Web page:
Warriors

Durant injury leaves Warriors just like everybody else

Durant injury leaves Warriors just like everybody else

And with that, the Golden State Warriors are now just like everybody else.
 
Let that rattle around your head for awhile. Just. Like. Everybody. Else.
 
The Warriors haven’t been like everybody else for three years now, but with Kevin Durant’s knee going from worrisome to catastrophic in a matter of hours, they are exactly like everybody else now. They don’t get to walk on a floor and make people look forward to the next game any more.
 
They are now one of a select number of very good teams, with San Antonio and Houston and Cleveland and Boston and Washington and maybe one or two others. That will last apparently for six to eight weeks, give or take a week for reckless diagnosis or medical setbacks, while Durant heals from his collision with Zaza Pachulia in the second minute of the team’s loss at Washington, and that could mean anything from the end of the regular season to the first and second round of the playoffs.
 
In other words, it could mean an amazing triumph or a crash-and-burn, or anything inbetween. This is the unknown, right upside the head.
 
And since it is unlikely that the Warriors will go full fetal, we are about to see the level of their competitive character – in success or failure, in June or May.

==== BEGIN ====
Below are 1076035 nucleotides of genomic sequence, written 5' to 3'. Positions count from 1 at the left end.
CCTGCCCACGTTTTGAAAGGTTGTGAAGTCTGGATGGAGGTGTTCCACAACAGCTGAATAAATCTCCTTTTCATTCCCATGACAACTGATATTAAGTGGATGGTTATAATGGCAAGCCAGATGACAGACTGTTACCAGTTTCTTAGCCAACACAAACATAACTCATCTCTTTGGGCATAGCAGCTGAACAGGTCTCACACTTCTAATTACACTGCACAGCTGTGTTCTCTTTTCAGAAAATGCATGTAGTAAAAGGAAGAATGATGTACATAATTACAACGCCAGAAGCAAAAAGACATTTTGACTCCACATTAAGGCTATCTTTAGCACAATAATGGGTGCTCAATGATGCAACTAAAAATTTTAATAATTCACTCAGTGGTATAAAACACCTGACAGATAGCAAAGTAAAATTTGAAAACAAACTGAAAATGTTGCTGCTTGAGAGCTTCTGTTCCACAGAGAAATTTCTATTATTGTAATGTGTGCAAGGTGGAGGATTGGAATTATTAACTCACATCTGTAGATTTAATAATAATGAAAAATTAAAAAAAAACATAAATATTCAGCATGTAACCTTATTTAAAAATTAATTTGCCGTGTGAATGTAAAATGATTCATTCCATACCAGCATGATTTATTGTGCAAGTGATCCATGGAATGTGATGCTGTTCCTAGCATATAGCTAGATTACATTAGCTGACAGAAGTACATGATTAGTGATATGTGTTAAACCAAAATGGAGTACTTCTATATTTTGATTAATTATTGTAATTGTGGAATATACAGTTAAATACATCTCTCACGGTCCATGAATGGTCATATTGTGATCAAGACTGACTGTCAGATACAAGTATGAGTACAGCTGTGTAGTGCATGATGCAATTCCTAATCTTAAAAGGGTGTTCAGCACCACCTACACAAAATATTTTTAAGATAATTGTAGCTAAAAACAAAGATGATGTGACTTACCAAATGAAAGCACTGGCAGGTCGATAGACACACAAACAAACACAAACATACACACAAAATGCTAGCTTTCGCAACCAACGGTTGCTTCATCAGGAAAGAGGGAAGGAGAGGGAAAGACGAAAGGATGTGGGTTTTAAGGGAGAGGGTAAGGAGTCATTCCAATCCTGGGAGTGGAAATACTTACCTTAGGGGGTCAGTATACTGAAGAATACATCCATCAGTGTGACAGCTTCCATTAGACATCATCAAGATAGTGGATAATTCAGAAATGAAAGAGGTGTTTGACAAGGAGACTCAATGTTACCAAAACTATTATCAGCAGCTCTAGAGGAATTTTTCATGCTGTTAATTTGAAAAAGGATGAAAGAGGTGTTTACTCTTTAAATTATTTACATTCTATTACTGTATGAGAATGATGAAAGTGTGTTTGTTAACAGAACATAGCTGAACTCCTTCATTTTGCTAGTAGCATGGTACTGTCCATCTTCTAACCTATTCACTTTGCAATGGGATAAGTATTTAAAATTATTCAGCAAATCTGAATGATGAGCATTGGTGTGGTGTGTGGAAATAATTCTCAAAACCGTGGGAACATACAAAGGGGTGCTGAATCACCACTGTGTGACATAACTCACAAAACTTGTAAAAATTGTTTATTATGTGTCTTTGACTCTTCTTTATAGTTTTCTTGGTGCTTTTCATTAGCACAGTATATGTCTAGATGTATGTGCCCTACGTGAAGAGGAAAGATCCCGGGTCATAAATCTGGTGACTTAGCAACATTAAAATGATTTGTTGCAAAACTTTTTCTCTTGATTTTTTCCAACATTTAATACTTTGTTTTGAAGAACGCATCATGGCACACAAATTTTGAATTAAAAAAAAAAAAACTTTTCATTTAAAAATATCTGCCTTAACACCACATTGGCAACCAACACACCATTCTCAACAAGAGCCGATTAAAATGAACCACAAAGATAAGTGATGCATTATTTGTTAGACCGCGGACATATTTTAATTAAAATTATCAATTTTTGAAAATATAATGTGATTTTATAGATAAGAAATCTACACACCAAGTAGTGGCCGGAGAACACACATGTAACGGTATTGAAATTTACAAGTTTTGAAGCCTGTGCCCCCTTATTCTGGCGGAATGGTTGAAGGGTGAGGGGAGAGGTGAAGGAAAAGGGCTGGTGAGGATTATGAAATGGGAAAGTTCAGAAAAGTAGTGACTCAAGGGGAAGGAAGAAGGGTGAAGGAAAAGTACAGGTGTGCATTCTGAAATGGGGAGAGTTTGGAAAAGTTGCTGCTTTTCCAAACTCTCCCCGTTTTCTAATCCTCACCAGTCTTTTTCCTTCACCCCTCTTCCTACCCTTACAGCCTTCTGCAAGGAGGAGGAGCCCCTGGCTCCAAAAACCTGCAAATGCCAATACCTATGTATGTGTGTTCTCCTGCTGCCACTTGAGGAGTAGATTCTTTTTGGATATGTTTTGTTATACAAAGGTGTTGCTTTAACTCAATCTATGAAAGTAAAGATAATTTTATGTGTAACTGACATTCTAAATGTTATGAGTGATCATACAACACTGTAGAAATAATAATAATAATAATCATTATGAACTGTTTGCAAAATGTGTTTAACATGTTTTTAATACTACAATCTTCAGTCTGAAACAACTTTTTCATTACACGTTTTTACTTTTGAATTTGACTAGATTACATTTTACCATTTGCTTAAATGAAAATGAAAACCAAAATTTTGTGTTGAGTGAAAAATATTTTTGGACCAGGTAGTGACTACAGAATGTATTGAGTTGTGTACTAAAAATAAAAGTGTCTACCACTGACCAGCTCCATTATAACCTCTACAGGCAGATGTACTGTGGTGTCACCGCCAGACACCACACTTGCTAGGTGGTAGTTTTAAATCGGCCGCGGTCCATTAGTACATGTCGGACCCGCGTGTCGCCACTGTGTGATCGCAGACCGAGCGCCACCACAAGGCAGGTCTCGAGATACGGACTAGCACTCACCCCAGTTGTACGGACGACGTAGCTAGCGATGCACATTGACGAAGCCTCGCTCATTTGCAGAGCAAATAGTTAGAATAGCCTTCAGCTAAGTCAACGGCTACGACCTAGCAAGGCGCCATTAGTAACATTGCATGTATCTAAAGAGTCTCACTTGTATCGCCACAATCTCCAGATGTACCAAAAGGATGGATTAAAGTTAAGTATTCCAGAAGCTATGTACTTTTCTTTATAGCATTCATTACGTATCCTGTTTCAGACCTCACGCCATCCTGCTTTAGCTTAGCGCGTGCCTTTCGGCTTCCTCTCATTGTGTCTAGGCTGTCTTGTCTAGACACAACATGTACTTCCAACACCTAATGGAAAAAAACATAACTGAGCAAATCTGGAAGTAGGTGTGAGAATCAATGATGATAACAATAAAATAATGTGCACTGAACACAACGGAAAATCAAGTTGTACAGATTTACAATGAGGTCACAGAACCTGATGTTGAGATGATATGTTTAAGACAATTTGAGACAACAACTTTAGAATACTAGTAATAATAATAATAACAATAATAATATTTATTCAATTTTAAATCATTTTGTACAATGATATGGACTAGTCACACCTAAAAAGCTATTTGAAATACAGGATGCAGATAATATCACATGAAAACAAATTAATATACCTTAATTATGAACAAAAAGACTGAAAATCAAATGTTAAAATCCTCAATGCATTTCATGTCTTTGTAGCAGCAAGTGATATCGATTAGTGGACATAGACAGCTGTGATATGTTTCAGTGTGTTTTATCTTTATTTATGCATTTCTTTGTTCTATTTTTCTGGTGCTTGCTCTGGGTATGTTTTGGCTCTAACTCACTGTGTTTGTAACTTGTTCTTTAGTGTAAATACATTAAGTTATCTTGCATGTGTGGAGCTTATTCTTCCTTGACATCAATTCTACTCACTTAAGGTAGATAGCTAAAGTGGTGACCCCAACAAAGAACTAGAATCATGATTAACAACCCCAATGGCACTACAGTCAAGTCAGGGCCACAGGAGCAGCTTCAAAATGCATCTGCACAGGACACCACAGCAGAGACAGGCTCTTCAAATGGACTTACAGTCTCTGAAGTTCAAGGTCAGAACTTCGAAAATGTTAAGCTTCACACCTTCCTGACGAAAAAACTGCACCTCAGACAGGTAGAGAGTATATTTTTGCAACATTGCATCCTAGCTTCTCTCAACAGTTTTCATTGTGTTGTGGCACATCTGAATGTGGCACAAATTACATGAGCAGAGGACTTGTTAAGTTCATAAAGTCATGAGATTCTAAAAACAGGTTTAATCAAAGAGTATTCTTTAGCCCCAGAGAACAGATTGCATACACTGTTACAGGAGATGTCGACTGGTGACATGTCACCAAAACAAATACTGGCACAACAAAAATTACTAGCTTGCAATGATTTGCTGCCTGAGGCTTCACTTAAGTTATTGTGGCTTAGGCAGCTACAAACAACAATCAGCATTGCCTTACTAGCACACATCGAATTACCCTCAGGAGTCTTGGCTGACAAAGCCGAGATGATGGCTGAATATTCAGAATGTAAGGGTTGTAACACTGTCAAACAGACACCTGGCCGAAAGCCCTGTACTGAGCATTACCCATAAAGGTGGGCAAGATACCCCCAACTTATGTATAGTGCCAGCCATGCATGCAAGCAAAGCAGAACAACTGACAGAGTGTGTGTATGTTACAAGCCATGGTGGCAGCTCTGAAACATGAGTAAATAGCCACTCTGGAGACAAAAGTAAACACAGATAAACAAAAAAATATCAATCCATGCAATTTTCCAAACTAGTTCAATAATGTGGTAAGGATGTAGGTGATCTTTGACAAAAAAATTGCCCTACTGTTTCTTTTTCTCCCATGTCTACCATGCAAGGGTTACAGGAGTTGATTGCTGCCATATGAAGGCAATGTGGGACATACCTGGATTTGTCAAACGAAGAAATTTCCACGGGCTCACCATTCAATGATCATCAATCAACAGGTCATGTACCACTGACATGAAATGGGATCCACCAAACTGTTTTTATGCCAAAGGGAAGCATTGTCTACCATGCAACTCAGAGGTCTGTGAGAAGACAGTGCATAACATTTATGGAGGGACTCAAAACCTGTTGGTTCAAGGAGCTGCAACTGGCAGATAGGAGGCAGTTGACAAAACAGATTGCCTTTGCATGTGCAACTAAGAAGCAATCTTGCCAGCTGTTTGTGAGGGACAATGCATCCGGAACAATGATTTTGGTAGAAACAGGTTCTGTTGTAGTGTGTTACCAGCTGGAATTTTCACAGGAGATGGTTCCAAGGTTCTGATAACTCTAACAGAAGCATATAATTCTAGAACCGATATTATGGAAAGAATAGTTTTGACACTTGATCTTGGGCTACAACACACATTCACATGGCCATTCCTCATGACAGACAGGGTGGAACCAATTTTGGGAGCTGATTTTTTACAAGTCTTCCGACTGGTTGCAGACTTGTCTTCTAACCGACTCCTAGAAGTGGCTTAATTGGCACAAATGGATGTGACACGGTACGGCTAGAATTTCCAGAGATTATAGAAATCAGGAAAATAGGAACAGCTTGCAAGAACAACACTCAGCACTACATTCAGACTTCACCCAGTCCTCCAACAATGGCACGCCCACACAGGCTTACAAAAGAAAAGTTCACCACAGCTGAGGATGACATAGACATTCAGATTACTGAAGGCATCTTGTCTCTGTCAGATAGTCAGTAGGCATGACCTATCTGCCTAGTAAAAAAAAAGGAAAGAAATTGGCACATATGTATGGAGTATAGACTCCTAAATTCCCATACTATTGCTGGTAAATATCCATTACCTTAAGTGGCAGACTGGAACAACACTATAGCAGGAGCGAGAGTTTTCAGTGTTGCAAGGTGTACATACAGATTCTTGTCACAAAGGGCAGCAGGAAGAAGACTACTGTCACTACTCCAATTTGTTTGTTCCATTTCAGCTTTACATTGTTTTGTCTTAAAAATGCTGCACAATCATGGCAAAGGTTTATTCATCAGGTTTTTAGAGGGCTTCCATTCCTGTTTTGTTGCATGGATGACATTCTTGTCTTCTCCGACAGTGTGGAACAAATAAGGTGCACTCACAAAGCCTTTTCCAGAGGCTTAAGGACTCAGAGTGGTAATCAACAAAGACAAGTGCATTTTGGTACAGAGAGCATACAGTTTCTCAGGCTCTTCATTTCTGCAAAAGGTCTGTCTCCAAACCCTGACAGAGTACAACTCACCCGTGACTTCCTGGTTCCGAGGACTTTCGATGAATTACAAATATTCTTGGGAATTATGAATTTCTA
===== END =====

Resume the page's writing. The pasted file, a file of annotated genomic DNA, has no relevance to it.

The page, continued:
We have seen it before, mind you. In 2013, when they broke through the zinc ceiling, we saw how they could play defense after decades of claiming it was against California law. In 2014, when they learned how hard it is to be a good team. In 2015, when they applied it to become one of the best teams in NBA history (because 83 wins in 103 games and a parade don’t lie). In 2016, when they won more regular season games than anyone else and came within five horrific minutes at the end of Game 7 of the Finals to repeating.
 
All these were lessons learned, good and bad. They deserved what they got, whether it was glory or gall, and they went to school on it all.
 
So now, without Durant for an undetermined yet worrisome amount of time, they will demonstrate how they apply all this knowledge, and how they learn to do without Durant what they did with him.
 
Only now they lose the margin of error that Durant gave them. While most of the other contenders shopped earnestly for four months looking to strengthen here and tweak there, the Warriors had a full pantry and didn’t shop at all. Their big acquisition is Matt Barnes, who they frantically signed Tuesday night to replace Durant.
 
In short, they have a four-game lead on San Antonio for the top seed in the West, but they spotted the field four months of roster improvements.
 
Now they can ill afford the stretches of shooting misery like the one Stephen Curry is currently enduring. Now they can ill afford Draymond Green speaking his mind so freely to people who take away games. They need health and purpose and an understanding that the turning-it-on-and-off thing they can do is no longer applicable to their situation.
 
They are not doomed, not by any means. Only a fool would claim otherwise, and fools come shrink-wrapped by the gross at Costco.